Low--Firms at this level are typically just getting started on incorporating ESG considerations into their processes, using ESG criteria in a limited or more-variable way, or simply not incorporating ESG at all. American Century, Dodge & Cox, Fidelity, and Vanguard funds land in this group.

A Tale of Two U.S. Equity ETFs
Beyond looking a firm’s commitment to ESG, the new ratings can also differ at the individual fund level based on the specific strategy. This helps investors to more easily determine which funds match their preferences.

IShares MSCI USA ESG Select ETF (SUSA) and iShares ESG Aware MSCI USA ETF (ESGU) are both passive, but they have different levels of ESG Commitment because of differences in the stock screens used for the indexes they follow.

Advanced--iShares MSCI USA ESG Select ETF provides strong exposure to the best ESG-scoring companies in each sector. Most stocks don’t make the cut based on their ESG ratings or involvement in controversies or controversial lines of business.

Basic--iShares ESG Aware MSCI USA ETF has a similar process, but a looser approach to ESG criteria in the index it tracks means that the strategy doesn't necessarily avoid all ESG laggards. It owns a fair number of them, including Amazon.com (AMZN), Johnson & Johnson (JNJ), and JPMorgan (JPM), which IShares MSCI USA ESG Select ETF excludes.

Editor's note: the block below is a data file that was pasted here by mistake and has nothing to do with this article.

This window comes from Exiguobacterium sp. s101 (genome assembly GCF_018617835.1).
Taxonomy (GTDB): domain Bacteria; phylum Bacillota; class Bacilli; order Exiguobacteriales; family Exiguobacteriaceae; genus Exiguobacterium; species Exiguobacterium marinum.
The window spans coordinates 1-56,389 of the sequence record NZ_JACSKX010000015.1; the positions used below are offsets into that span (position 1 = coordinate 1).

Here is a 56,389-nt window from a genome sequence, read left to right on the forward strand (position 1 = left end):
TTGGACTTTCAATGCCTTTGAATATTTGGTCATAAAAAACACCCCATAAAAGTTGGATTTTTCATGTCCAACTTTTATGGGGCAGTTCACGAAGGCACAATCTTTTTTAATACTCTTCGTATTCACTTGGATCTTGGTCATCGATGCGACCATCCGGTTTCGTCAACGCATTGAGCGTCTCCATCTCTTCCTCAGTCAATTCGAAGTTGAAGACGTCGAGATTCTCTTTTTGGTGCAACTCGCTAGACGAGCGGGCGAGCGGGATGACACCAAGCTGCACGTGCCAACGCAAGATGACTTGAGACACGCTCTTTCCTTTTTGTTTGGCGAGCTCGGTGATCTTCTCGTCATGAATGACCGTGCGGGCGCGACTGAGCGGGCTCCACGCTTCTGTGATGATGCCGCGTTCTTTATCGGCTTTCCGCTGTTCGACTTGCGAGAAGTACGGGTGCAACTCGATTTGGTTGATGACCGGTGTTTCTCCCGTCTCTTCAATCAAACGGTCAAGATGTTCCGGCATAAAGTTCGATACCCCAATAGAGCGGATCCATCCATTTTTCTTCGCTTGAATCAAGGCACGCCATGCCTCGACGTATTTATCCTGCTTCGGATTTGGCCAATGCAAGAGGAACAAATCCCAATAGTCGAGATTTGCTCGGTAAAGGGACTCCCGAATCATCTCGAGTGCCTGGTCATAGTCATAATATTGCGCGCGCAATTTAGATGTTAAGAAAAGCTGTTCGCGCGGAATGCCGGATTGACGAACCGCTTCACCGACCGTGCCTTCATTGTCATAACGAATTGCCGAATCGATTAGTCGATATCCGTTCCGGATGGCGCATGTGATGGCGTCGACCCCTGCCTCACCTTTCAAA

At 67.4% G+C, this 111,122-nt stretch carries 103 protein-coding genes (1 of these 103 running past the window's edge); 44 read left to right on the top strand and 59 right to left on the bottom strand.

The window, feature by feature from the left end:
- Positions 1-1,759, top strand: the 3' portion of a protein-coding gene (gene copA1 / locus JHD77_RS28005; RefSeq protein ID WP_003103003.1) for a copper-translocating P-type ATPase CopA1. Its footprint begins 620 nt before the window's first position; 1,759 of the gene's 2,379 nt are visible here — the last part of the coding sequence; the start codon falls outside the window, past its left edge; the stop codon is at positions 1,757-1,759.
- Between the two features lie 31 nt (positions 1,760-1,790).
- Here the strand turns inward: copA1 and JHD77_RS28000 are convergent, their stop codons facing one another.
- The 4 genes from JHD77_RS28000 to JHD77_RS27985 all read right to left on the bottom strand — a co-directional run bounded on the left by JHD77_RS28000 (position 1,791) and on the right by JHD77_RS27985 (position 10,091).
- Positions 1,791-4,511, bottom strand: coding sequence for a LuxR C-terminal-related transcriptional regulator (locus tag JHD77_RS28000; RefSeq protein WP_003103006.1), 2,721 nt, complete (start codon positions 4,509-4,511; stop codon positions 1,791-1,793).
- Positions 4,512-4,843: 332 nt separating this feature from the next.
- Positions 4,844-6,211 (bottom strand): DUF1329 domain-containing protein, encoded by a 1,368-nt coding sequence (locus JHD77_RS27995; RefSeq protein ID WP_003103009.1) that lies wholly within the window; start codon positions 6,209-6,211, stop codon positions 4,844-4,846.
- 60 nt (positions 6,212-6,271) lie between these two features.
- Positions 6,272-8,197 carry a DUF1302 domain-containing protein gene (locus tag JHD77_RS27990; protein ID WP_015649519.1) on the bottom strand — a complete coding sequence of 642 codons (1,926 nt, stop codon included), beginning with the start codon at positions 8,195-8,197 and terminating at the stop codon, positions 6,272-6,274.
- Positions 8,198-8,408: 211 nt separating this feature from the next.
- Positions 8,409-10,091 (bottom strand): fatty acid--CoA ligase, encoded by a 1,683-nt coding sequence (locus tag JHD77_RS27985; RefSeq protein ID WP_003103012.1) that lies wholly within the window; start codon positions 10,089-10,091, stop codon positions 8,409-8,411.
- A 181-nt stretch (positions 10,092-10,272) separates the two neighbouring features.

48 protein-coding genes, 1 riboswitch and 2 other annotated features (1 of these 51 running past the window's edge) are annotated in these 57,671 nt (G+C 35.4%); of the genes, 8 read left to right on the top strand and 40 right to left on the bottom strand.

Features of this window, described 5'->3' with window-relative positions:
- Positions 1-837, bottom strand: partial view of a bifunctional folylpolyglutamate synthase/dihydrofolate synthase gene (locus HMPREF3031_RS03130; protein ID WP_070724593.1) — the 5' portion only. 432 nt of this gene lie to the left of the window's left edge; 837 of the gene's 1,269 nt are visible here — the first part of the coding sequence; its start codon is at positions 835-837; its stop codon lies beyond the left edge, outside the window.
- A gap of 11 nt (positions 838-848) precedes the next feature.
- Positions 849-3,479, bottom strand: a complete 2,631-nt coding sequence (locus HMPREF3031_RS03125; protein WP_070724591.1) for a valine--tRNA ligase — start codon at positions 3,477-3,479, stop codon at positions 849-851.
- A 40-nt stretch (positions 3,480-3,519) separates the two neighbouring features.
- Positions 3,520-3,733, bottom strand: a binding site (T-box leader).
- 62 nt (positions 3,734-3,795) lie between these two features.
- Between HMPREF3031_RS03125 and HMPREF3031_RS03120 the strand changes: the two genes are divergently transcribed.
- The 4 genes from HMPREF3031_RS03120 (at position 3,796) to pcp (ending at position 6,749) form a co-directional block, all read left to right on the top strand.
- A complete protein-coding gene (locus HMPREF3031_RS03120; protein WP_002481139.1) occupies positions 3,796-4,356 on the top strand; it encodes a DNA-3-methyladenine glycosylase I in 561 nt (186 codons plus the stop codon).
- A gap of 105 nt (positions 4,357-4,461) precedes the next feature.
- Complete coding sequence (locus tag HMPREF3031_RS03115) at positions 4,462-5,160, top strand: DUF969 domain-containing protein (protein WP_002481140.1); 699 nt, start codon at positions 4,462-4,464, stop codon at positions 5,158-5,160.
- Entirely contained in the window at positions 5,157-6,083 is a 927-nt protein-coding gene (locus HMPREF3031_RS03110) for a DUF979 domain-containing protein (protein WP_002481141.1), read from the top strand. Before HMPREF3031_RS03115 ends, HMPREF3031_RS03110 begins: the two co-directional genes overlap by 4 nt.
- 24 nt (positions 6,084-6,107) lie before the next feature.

What Makes a Leader in Fixed Income
ESG Commitment isn’t limited to equity funds, so investors don’t have to sacrifice sustainability for fixed-income exposure. TIAA-CREF Core Impact Bond (TSBIX) and Pimco Total Return ESG (PTSAX) are two funds that have demonstrated a strong commitment to ESG in the core-plus bond space. 

Leader--TIAA-CREF Core Impact Bond benefits from the firm’s large, centralized ESG team and a lead manager steeped in responsible investing. The strategy incorporates traditional ESG screening alongside more robust rankings and impact investments, making this one of the purest ESG bond strategies out there.

Advanced--Pimco Total Return ESG has adopted a holistic approach to sustainability that takes advantage of the firm’s integrated ESG analysis. The portfolio emphasizes issuers with improving-to-exemplary ESG practices while avoiding those with deteriorating-to-harmful ESG traits.

While both strategies have strong ESG mandates, this TIAA-CREF strategy is a step above in terms of management experience and dedicated resources. 

ESG Commitment Supports Long-Term Consistency
When it comes to quantitative measures based solely on portfolio exposure, strategies can coincidentally have low ESG risk even without pursuing any kind of sustainability mandate. For example, avoiding energy companies because of poor performance can lower a strategy’s overall carbon risk. But without ESG commitment, that lower exposure isn’t guaranteed. If energy companies rebound, they could easily end up back in the portfolio. A robust ESG framework and the resources to back it up ensure that a strategy will have consistent ESG risk exposure in the long term. The Morningstar ESG Commitment Level helps investors feel confident that an asset manager or strategy is aligned with their views of sustainability, so they have a better sense of how their investments will behave in the future.

Margaret Giles does not own (actual or beneficial) shares in any of the securities mentioned above. Find out about Morningstar’s editorial policies.